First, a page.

Re: The RM, Newtonian mechanics, algrebra and incompleteness

From: mountain man <>
Date: Wed, 02 Jun 2004 12:23:44 GMT
Message-ID: <kFjvc.2569$>

"mAsterdam" <> wrote in message news:40bd8ecc$0$15440$
> mountain man wrote:
> > Paul wrote:
> >>No, I think in this analogy Newton's model does correspond to a specific
> >>database design. The possibility that the relational theory itself is
> >>wrong corresponds to the possibility that algebra is wrong.
> >
> > Or incomplete, as has been formally demonstrated
> > at least 30 years prior to the emergence of the RM.
> What do you mean? Do you mean that incomplete is wrong?
> Or that the Goedel-incompleteness somehow implies that
> any specific database design/relational theory must be
> incomplete/wrong? What are you saying? In reference to the above diagram:

Starting with a given set of axioms (yellow), one can derive a specific set of formalised "provable truths" (green). This logic space of provable truth however is not all there is to the notion of truth.

Godel showed that there exists "unprovable truths" in all mathematical systems, which are valid and true, but which are not capable of being referenced by the foundational axioms. More recently Chaitin showed that there exists "random truths", which are valid and tue, but which require no reference to any axioms. (purple)

Here is a recent (2000) transcript of a talk given by Chaitin on the relevant details of the history of these developments: entitled Historical Introduction --- A Century of Controversy Over the Foundations of Mathematics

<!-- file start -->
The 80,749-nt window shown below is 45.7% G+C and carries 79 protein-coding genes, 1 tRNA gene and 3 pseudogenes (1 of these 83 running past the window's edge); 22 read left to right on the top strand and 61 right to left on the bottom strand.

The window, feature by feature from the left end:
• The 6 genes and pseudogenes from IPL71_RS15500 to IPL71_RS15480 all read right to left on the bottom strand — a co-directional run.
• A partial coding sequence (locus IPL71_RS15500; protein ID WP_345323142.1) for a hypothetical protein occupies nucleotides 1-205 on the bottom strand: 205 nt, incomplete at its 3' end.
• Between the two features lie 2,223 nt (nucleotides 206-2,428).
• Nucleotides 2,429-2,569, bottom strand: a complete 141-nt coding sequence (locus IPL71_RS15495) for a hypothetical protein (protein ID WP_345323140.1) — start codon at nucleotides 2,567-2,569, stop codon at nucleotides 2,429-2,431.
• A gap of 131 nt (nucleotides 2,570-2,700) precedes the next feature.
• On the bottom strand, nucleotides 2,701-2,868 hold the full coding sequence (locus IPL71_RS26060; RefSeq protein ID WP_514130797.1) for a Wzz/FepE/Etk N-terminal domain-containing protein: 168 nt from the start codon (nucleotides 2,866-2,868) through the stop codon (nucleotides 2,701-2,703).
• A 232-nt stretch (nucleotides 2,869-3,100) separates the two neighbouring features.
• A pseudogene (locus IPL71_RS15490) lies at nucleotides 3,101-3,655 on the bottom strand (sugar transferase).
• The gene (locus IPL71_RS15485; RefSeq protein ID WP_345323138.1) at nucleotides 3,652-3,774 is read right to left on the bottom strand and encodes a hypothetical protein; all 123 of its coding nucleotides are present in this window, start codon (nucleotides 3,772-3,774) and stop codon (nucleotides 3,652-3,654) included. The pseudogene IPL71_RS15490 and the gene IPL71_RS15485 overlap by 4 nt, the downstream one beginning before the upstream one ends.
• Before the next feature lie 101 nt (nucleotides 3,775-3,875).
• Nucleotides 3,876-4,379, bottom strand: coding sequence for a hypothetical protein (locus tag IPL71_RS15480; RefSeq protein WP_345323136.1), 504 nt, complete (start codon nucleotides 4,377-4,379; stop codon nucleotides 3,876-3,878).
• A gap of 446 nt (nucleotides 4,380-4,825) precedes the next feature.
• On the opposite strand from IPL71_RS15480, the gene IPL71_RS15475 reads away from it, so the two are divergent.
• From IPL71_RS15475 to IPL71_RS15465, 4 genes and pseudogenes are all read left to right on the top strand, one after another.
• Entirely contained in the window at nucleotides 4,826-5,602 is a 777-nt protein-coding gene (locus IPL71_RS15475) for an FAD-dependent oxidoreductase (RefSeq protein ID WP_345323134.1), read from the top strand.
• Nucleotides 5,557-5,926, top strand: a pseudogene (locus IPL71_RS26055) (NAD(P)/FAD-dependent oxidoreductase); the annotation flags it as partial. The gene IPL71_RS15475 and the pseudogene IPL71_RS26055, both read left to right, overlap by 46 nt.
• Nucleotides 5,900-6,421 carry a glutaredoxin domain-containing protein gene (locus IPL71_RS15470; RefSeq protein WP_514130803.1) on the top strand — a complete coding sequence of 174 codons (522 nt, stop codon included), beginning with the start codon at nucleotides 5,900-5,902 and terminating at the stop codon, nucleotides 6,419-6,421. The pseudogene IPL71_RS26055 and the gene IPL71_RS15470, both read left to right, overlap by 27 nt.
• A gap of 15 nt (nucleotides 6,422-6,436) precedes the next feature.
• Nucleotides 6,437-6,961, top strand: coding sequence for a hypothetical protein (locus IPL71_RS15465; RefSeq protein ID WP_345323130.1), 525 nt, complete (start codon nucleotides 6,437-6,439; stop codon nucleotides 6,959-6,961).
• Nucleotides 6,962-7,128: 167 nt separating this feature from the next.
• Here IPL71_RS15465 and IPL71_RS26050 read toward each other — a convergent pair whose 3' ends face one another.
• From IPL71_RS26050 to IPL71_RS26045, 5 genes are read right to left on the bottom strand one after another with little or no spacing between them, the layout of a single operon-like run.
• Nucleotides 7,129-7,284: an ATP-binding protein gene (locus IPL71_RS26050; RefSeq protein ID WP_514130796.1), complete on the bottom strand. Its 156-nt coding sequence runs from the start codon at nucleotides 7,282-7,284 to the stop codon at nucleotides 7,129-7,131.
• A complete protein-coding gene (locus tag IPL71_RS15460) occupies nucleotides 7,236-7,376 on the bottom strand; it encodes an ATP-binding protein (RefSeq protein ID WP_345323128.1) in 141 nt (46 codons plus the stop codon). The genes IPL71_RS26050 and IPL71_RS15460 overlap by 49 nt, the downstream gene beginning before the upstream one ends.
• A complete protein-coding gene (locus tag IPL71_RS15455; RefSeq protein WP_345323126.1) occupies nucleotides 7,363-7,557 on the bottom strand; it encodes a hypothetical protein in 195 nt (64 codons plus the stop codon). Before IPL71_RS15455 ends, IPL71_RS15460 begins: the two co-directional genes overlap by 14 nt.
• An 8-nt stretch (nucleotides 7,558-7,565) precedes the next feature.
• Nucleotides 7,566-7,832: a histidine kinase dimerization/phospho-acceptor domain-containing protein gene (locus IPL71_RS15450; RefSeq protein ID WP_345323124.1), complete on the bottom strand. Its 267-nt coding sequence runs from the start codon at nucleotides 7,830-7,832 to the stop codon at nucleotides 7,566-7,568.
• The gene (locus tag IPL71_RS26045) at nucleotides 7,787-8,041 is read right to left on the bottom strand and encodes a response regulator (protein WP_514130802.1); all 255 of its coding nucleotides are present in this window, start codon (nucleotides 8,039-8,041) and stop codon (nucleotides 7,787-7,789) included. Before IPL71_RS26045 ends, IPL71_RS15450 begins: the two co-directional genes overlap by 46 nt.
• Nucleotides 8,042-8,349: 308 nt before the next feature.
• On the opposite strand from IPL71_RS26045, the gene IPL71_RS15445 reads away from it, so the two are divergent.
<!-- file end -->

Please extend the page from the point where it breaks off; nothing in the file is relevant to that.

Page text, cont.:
IMO it implies that the complete notion of whatever-it-is-that -is-truth cannot be encapsulated in any traditional mathematical language using the traditional axiomatic methodology everyone has been spoon fed the last few hundred years, and that another approach is required, in the long run. This includes algebra.

How does this apply to relational database theory and the Relational Model, and tables and row values? There will necessarily exist example truths such as those defined above that exist independent of the relational model, and which are not addressable by the model.

I believe that an example of this is:

The intelligence (ie: data) that is encoded in (application level) SQL code captured in RDBMS stored procedures exists right alongside the data, and the constraints, etc. While the RM and theory address the data and constraints, etc, the intelligence (which is data) of the application level processes cannot be formally addressed by it, even though it consists of valid SQL statements expressing manipulations of perfectly valid data objects known to the model and theory.

Pete Brown
Falls Creek
Oz Received on Wed Jun 02 2004 - 14:23:44 CEST

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